One of the things that I am learning I’m good at is pacing myself. I won’t set blazing landspeed records, but on the other hand, I won’t flame out before the ride is over. Despite the difficulty of the part of the day already completed, I had ridden well within myself the whole day, and wasn’t daunted by the prospect of the remaining uphill section. (Ok, maybe I was just a little daunted…)

The interruption to the descent was, as promised, not-negligible. But it was ok. Once to the river valley, I had one of my shining moments of the trip. I just set out at what felt like a comfortable, sustainable pace. After a while, I noticed that I had collected a significant train of people behind me–many of whom were usually faster than me. I later received many expressions of gratitude from people who had been pretty cooked by that point and who really appreciated being able to draft behind me.

I hadn’t set out to be the hotshot who pulled everyone back to the hotel. But I’ll admit that it felt pretty good to be someone who, on the hardest day of the trip, still had some gas left in the tank at the end. It was no skin off my back to ride at the pace that was comfortable for me, and the fact that I helped out some other people in the process was fun. (And, ya know, one moment of relative strength, and all these riders faster than me suddenly think I’m way more kickass than I actually am–I’m learning to just nod and smile…)

“Relative strength” is the key term here. I was knackered at the end of the day! I barely made it through dinner without falling asleep, was in bed shortly after 9, and according to my text exchange with Ian, slept like an “exhausted log.”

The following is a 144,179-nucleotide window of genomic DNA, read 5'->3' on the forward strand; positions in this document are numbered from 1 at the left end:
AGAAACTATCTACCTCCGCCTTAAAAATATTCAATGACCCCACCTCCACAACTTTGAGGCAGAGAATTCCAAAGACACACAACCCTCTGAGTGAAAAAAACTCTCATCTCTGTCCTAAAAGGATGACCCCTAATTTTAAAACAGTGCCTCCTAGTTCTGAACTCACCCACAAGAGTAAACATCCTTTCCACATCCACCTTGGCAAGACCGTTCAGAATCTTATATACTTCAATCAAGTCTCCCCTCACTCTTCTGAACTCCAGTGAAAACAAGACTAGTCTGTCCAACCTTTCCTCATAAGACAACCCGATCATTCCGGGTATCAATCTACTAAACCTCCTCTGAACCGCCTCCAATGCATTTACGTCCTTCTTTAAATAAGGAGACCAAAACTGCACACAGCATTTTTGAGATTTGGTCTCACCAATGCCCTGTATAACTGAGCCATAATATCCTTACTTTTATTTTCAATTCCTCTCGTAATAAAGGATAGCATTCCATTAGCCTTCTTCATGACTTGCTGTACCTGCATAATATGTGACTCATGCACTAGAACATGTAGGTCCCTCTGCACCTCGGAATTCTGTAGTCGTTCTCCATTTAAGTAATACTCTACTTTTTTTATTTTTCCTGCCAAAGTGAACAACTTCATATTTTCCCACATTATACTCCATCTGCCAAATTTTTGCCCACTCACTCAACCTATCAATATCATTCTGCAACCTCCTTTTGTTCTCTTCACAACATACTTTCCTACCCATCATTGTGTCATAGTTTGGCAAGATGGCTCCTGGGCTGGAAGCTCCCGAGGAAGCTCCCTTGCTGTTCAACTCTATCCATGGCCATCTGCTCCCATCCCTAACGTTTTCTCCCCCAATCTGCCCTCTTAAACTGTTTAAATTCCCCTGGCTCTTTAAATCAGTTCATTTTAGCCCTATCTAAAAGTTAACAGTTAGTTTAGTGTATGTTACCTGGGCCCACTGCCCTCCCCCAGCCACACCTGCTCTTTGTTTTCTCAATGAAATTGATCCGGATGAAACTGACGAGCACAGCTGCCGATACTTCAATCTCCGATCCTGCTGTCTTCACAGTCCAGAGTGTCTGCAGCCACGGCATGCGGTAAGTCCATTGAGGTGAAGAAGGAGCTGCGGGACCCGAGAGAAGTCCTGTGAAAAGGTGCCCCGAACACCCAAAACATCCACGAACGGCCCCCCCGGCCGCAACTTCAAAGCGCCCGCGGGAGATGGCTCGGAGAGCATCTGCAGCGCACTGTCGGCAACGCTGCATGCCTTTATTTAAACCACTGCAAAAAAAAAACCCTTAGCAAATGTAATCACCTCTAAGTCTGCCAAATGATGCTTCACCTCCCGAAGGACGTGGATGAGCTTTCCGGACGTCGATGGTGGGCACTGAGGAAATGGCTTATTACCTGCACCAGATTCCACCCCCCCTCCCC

This day was objectively the hardest ride I’ve done; I recorded 9,700′ of climbing in just 67.5 miles. For comparison, I “only” recorded 8,950′ of climbing on RAMROD–but had 146 miles to get there. And the monster Sella Ronda day was “only” 8,150′ in 60 miles.

But the numbers don’t tell the whole story. On Sella Ronda day, we started with the hardest climb, and then things got progressively easier, finishing with a long, fun descent to the hotel. On this ride, the big climb of the day came later, after we already had a mountain pass and some hills in our legs. And when you had made it up the big climb, you still weren’t done, what with the uphill in the descent and the last climb to the hotel. This changed the rhythm of the day to make it challenging until the very last time you got off your bike.

And it was fantastic. Even knowing I did it, it’s still hard for me to believe that I was able to do it. And I really want to go back and do it again.

67.5 miles, 9,750 feet

67.5 miles, 9,700 feet


Dolomites 2015, Day 2

So yes, I love bicycling in the Dolomites, but perhaps what I have talked about the most (in fact, it came up in conversation just a couple days ago) are the tomatoes that Gerardo brought from Tuscany. Heaven.

On most of our rides, there would be a stop where Gerardo would slice up a bunch of these Tuscan tomatoes, press them into pieces of bread so that their juices infused the bread, and then drizzle olive oil and sprinkle salt over it all. This was one of the most delicious things I have had to eat, on or off of a bike.